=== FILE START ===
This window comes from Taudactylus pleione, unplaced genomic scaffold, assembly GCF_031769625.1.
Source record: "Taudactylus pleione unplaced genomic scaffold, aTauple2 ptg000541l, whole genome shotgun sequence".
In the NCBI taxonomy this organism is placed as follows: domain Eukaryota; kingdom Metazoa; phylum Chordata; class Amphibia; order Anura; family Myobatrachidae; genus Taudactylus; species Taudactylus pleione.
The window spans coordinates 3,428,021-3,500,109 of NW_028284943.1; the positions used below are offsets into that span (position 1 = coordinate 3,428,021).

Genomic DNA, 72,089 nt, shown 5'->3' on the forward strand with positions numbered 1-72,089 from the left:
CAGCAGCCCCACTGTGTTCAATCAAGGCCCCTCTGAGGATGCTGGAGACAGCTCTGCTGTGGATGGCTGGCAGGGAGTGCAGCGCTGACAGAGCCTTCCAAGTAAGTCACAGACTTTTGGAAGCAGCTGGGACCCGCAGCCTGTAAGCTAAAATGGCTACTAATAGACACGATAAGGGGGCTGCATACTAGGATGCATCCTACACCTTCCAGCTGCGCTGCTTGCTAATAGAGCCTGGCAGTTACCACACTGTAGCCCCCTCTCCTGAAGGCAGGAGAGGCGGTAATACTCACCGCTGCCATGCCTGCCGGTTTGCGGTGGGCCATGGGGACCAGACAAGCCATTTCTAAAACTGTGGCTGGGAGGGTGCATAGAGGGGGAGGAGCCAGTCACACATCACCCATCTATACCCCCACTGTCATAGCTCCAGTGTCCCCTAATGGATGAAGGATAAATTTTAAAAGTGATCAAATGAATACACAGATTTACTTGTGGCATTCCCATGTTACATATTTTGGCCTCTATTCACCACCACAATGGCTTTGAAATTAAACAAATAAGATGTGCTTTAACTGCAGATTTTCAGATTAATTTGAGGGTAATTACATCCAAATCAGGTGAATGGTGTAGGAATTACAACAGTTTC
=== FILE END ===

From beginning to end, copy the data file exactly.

This window comes from Taudactylus pleione, unplaced genomic scaffold, assembly GCF_031769625.1.
Source record: "Taudactylus pleione unplaced genomic scaffold, aTauple2 ptg000541l, whole genome shotgun sequence".
In the NCBI taxonomy this organism is placed as follows: domain Eukaryota; kingdom Metazoa; phylum Chordata; class Amphibia; order Anura; family Myobatrachidae; genus Taudactylus; species Taudactylus pleione.
The window spans coordinates 3,428,021-3,500,109 of NW_028284943.1; the positions used below are offsets into that span (position 1 = coordinate 3,428,021).

Genomic DNA, 72,089 nt, shown 5'->3' on the forward strand with positions numbered 1-72,089 from the left:
CAGCAGCCCCACTGTGTTCAATCAAGGCCCCTCTGAGGATGCTGGAGACAGCTCTGCTGTGGATGGCTGGCAGGGAGTGCAGCGCTGACAGAGCCTTCCAAGTAAGTCACAGACTTTTGGAAGCAGCTGGGACCCGCAGCCTGTAAGCTAAAATGGCTACTAATAGACACGATAAGGGGGCTGCATACTAGGATGCATCCTACACCTTCCAGCTGCGCTGCTTGCTAATAGAGCCTGGCAGTTACCACACTGTAGCCCCCTCTCCTGAAGGCAGGAGAGGCGGTAATACTCACCGCTGCCATGCCTGCCGGTTTGCGGTGGGCCATGGGGACCAGACAAGCCATTTCTAAAACTGTGGCTGGGAGGGTGCATAGAGGGGGAGGAGCCAGTCACACATCACCCATCTATACCCCCACTGTCATAGCTCCAGTGTCCCCTAATGGATGAAGGATAAATTTTAAAAGTGATCAAATGAATACACAGATTTACTTGTGGCATTCCCATGTTACATATTTTGGCCTCTATTCACCACCACAATGGCTTTGAAATTAAACAAATAAGATGTGCTTTAACTGCAGATTTTCAGATTAATTTGAGGGTAATTACATCCAAATCAGGTGAATGGTGTAGGAATTACAACAGTTTC